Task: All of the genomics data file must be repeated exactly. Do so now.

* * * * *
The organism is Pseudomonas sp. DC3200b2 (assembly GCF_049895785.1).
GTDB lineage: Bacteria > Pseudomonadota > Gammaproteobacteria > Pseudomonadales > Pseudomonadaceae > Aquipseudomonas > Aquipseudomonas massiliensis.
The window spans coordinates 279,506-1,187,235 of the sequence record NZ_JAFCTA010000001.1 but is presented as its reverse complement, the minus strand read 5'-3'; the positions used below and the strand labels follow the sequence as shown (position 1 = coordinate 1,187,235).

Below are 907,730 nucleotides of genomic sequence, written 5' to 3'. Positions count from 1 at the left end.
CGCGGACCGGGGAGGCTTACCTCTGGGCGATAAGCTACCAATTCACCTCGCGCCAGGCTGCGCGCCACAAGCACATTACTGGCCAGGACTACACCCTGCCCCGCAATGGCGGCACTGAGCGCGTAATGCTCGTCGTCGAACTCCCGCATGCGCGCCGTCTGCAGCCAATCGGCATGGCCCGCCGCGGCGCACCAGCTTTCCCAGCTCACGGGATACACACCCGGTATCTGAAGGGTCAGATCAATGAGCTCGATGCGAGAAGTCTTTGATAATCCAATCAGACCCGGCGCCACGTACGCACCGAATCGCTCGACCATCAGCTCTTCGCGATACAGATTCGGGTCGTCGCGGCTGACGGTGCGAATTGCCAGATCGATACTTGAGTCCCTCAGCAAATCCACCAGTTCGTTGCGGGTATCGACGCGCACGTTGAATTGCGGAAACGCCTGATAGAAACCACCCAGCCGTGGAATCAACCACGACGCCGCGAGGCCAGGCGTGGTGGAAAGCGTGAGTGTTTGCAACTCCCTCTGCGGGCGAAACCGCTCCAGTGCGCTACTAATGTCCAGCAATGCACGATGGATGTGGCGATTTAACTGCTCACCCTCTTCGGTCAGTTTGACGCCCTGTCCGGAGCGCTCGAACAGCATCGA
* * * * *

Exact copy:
The organism is Pseudomonas sp. DC3200b2 (assembly GCF_049895785.1).
GTDB lineage: Bacteria > Pseudomonadota > Gammaproteobacteria > Pseudomonadales > Pseudomonadaceae > Aquipseudomonas > Aquipseudomonas massiliensis.
The window spans coordinates 279,506-1,187,235 of the sequence record NZ_JAFCTA010000001.1 but is presented as its reverse complement, the minus strand read 5'-3'; the positions used below and the strand labels follow the sequence as shown (position 1 = coordinate 1,187,235).

Below are 907,730 nucleotides of genomic sequence, written 5' to 3'. Positions count from 1 at the left end.
CGCGGACCGGGGAGGCTTACCTCTGGGCGATAAGCTACCAATTCACCTCGCGCCAGGCTGCGCGCCACAAGCACATTACTGGCCAGGACTACACCCTGCCCCGCAATGGCGGCACTGAGCGCGTAATGCTCGTCGTCGAACTCCCGCATGCGCGCCGTCTGCAGCCAATCGGCATGGCCCGCCGCGGCGCACCAGCTTTCCCAGCTCACGGGATACACACCCGGTATCTGAAGGGTCAGATCAATGAGCTCGATGCGAGAAGTCTTTGATAATCCAATCAGACCCGGCGCCACGTACGCACCGAATCGCTCGACCATCAGCTCTTCGCGATACAGATTCGGGTCGTCGCGGCTGACGGTGCGAATTGCCAGATCGATACTTGAGTCCCTCAGCAAATCCACCAGTTCGTTGCGGGTATCGACGCGCACGTTGAATTGCGGAAACGCCTGATAGAAACCACCCAGCCGTGGAATCAACCACGACGCCGCGAGGCCAGGCGTGGTGGAAAGCGTGAGTGTTTGCAACTCCCTCTGCGGGCGAAACCGCTCCAGTGCGCTACTAATGTCCAGCAATGCACGATGGATGTGGCGATTTAACTGCTCACCCTCTTCGGTCAGTTTGACGCCCTGTCCGGAGCGCTCGAACAGCATCGA